Employee won’t let global pandemic stop her from giving back

Faced with overwhelming challenges like job losses, feeding children who once relied on school lunches to get their daily nutrition or worrying about a loved one working the frontlines of the coronavirus (COVID-19) outbreak, people now more than ever need a helping hand. Despite social distancing, there's plenty of ways to give back during this time. 


Claudette M.  has always been passionate about caring for her community, especially after serving for so many years in the military.


“I feel this need to give back to my fellow veterans," said Claudette, a third-party relationship manager. “I spent 21 years the military, eight active duty and 13 in the reserves, so I'm pretty passionate about that."


While she's always volunteered, she has served a lot more during the past couple of years. She even set an impressive goal for herself.


“This year, I turned 50, and my goal is to volunteer at least 50 different times throughout the year," explains Claudette. “I did 38 last year, so I thought, 'what's 12 more?'"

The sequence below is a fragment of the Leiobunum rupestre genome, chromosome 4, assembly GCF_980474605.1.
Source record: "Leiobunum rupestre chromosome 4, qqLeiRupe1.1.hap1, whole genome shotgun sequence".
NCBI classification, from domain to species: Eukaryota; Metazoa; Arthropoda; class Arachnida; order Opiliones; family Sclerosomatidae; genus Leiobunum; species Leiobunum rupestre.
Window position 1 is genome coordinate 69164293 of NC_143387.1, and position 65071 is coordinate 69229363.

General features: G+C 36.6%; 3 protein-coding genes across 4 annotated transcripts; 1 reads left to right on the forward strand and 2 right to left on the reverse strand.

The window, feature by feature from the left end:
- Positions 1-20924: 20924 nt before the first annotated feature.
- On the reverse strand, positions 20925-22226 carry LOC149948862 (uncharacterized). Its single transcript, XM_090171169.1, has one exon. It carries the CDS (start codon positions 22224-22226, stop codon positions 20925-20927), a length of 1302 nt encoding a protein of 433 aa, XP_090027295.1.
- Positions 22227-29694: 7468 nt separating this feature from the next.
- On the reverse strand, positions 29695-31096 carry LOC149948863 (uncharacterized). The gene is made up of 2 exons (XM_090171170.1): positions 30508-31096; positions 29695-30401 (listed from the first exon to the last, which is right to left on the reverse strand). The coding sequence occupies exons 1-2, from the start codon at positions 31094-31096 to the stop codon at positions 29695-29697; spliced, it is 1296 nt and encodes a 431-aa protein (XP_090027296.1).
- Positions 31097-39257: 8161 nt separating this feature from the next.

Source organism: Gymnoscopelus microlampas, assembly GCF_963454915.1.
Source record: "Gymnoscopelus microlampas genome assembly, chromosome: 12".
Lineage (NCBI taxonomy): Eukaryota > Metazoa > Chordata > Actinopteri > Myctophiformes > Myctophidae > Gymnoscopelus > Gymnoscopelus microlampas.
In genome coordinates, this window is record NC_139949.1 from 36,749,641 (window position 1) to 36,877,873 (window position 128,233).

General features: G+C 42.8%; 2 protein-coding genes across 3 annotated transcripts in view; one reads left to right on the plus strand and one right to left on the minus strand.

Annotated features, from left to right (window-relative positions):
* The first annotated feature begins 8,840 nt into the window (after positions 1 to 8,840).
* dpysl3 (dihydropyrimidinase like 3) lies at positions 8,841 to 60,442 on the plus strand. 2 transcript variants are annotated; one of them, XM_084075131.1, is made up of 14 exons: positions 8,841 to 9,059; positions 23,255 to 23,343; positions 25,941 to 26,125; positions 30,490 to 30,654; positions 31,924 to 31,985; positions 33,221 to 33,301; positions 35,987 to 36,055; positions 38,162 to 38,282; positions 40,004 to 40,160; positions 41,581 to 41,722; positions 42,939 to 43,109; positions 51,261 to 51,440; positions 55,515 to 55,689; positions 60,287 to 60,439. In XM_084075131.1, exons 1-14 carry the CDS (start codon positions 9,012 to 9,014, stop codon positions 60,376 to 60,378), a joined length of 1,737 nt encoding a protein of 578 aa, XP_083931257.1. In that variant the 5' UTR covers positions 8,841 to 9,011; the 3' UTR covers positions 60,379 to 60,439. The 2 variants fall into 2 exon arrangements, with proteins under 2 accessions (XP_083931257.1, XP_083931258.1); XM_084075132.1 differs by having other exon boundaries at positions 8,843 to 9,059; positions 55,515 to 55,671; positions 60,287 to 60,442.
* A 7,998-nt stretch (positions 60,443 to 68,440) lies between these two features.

She hasn't let anything stop her from reaching her goal, even a worldwide pandemic.


“I signed up with the San Antonio Food Bank last week, and we passed out food to families in need – we supported about 2,000 families that day," she said.


The San Antonio Food Bank is taking extra precautions during this time to ensure volunteers are safe, including a no-touch temperature check upon arrival and social-distancing placements. While USAA has suspended the in-person employee volunteer program through Sept. 1, employees who choose to participate independently in volunteer events should consider health and safety recommendations from the CDC.


To volunteer from home, Claudette says there are many virtual opportunities for employees, such as making cards for deployed service members.


“I also signed up for a virtual volunteer event for Soldier's Angels and shared that event with my team," she said. “It's super simple. Anyone can do it in our new work-from-home environment."


USAA is also matching employee donations to qualified non-profits. However, even if some are not able to give back financially, Claudette says there are many opportunities to make a difference.


“Everyone has time they can give," she said. “It doesn't have to be a whole day. It can be an hour or two on a Saturday or one hour after work. Everyone can serve in some capacity."